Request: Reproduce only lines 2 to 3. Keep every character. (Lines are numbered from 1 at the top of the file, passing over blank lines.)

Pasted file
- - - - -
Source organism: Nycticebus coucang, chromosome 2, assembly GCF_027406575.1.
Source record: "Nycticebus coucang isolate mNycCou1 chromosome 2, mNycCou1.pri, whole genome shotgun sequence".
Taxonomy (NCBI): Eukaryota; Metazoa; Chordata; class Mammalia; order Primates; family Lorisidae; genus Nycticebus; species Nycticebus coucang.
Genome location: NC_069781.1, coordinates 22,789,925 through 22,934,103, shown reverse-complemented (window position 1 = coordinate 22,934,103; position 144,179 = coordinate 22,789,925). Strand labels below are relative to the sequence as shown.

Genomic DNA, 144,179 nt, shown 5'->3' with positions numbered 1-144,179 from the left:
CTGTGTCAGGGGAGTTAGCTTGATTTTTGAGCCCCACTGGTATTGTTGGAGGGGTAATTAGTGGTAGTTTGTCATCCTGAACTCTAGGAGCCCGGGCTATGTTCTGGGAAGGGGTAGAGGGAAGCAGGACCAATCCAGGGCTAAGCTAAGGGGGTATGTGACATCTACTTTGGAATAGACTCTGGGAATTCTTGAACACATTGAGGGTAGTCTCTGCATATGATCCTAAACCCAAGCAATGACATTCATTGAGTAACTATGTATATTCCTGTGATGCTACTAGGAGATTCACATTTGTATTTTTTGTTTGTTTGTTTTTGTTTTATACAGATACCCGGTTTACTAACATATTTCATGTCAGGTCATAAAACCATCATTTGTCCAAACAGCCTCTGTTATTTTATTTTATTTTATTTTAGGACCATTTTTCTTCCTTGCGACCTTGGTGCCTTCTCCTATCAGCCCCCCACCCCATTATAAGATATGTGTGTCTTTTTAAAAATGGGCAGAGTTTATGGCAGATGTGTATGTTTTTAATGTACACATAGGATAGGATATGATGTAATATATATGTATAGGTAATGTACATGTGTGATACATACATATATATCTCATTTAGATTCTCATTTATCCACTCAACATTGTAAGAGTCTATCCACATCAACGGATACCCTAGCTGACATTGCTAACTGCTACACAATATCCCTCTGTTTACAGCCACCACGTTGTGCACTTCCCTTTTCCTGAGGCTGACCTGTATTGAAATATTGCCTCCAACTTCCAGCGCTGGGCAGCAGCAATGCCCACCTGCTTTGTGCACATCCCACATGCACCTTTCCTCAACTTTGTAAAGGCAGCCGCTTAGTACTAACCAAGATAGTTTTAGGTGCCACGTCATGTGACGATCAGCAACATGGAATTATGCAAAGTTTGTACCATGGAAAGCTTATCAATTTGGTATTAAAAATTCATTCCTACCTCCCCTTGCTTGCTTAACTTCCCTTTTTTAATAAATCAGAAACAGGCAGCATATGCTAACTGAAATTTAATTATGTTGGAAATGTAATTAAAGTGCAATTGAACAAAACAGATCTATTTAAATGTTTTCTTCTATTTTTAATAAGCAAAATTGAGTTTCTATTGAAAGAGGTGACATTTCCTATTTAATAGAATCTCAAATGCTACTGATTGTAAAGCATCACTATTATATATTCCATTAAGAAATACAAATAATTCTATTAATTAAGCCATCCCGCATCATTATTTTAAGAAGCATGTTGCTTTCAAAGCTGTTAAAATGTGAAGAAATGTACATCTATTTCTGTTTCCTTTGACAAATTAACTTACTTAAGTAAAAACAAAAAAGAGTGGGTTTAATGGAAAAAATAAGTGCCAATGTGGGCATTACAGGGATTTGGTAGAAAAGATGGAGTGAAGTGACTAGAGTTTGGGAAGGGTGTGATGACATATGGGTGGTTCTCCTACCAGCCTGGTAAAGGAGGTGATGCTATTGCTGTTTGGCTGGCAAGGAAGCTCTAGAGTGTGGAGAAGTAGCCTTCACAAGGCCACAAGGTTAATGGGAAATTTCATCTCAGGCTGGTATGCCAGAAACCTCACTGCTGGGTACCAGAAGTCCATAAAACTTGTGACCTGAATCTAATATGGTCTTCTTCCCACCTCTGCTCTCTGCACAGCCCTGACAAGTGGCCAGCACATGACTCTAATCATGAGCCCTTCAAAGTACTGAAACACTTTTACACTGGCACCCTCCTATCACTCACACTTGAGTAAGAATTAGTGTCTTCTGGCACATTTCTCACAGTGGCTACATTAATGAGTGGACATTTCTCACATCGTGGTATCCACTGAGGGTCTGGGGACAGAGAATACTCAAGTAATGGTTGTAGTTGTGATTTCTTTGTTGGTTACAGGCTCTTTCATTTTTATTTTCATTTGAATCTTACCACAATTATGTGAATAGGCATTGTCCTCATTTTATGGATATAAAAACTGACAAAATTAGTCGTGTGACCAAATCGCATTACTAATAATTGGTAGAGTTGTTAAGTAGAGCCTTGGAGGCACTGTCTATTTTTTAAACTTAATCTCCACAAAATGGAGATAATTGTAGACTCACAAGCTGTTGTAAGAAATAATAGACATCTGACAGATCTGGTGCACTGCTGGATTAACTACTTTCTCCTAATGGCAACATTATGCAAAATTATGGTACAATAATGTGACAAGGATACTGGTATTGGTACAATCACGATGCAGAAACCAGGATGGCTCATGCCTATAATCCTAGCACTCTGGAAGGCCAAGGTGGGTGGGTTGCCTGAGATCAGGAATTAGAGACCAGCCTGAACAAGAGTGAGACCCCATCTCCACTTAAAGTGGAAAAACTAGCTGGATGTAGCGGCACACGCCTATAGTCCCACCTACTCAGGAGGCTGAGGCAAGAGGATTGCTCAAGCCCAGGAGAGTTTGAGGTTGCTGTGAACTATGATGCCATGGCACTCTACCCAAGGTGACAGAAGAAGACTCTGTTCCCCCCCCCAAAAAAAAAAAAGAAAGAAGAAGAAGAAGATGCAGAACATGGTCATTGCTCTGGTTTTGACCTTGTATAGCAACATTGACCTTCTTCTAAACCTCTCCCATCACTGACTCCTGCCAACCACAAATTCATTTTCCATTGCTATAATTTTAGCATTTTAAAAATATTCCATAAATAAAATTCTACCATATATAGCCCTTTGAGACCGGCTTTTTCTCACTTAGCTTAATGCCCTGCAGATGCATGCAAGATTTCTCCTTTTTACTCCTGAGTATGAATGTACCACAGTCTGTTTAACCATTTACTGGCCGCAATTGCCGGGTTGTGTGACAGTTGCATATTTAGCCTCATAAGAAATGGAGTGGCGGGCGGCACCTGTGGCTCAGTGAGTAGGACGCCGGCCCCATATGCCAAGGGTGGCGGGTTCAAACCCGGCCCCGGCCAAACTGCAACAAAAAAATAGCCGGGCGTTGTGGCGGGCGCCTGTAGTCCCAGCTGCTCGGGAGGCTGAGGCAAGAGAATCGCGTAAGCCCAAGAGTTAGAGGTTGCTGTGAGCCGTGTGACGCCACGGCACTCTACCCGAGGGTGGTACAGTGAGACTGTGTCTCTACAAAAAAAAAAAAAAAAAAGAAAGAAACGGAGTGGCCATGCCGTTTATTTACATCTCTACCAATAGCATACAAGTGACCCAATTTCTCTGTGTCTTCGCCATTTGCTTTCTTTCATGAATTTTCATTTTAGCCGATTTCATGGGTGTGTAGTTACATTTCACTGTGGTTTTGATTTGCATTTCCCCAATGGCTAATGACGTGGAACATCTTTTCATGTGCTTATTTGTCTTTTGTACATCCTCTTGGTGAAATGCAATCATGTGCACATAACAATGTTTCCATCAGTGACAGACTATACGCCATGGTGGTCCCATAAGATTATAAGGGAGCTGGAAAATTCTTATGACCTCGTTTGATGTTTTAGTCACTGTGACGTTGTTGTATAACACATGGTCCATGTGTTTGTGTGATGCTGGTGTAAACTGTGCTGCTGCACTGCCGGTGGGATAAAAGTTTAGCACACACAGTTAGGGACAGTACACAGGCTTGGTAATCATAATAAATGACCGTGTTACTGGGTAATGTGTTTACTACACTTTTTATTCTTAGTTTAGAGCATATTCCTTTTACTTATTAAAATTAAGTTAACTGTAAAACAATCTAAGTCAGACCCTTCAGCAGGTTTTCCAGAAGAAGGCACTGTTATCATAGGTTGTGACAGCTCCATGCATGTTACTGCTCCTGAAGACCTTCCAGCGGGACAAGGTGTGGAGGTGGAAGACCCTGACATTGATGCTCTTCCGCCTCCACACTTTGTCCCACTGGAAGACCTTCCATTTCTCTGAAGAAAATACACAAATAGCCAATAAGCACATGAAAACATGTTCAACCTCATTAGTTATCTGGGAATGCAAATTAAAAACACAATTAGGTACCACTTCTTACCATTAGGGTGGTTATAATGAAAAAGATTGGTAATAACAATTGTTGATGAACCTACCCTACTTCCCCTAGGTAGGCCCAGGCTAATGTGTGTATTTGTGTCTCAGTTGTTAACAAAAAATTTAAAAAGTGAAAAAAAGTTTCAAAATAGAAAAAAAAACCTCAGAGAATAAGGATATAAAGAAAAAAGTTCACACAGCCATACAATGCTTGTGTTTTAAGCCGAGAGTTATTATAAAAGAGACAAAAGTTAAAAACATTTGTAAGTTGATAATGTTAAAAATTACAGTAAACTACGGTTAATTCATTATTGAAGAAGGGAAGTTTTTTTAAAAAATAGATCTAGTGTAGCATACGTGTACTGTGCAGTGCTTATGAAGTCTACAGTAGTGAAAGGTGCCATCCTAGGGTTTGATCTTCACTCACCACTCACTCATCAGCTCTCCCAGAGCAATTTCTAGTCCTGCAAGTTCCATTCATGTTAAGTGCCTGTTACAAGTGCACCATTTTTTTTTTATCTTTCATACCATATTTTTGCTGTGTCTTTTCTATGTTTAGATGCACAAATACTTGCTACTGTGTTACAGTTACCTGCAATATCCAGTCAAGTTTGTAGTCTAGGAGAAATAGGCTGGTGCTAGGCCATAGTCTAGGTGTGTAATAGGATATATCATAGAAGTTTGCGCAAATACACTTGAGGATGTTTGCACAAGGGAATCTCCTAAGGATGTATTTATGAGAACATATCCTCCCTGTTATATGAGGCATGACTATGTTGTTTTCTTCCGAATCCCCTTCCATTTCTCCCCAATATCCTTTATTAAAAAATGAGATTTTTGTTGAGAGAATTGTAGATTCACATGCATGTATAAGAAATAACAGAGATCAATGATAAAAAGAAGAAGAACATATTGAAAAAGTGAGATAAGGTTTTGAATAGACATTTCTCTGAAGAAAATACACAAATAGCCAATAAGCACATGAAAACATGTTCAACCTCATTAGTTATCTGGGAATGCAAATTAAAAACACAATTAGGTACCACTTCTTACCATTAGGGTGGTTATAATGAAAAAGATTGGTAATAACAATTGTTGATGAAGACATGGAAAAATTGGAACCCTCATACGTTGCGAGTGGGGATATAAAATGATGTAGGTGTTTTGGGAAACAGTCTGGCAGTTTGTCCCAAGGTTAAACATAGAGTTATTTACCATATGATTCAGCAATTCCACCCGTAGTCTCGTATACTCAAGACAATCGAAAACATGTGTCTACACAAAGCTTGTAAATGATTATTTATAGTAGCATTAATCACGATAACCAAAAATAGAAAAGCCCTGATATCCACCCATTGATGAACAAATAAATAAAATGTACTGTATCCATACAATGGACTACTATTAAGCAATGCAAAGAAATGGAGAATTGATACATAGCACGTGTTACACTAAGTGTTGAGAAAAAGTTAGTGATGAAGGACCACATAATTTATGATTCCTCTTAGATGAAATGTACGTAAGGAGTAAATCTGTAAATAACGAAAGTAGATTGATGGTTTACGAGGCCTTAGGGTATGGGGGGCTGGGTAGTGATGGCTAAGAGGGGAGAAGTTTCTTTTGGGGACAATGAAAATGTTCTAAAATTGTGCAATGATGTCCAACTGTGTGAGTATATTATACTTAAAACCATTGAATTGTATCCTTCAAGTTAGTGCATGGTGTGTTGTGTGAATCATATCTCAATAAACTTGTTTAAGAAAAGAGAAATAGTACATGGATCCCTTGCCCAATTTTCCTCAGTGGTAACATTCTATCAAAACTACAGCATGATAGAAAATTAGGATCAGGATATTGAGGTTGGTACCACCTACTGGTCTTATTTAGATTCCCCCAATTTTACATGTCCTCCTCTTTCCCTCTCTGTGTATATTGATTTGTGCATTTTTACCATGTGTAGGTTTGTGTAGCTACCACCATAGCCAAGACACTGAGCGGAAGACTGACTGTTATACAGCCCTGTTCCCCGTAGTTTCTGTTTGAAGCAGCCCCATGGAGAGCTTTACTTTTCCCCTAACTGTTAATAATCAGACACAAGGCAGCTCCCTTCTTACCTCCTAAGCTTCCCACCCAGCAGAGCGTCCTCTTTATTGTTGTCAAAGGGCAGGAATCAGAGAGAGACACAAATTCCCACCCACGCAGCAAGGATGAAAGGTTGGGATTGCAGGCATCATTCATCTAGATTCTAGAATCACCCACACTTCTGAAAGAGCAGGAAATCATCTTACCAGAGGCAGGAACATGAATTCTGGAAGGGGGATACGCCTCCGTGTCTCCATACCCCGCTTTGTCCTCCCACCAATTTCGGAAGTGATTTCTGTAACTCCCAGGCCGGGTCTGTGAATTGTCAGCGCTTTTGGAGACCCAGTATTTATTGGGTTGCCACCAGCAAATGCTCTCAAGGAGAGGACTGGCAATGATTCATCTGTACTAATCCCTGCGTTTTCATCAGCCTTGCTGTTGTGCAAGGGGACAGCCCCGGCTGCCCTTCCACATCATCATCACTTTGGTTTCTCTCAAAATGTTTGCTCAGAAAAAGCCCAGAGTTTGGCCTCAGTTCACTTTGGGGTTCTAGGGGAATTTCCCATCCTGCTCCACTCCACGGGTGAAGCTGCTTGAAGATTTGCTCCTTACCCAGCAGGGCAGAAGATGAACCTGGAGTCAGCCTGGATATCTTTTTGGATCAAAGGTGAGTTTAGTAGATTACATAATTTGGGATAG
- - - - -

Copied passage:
Source record: "Nycticebus coucang isolate mNycCou1 chromosome 2, mNycCou1.pri, whole genome shotgun sequence".
Taxonomy (NCBI): Eukaryota; Metazoa; Chordata; class Mammalia; order Primates; family Lorisidae; genus Nycticebus; species Nycticebus coucang.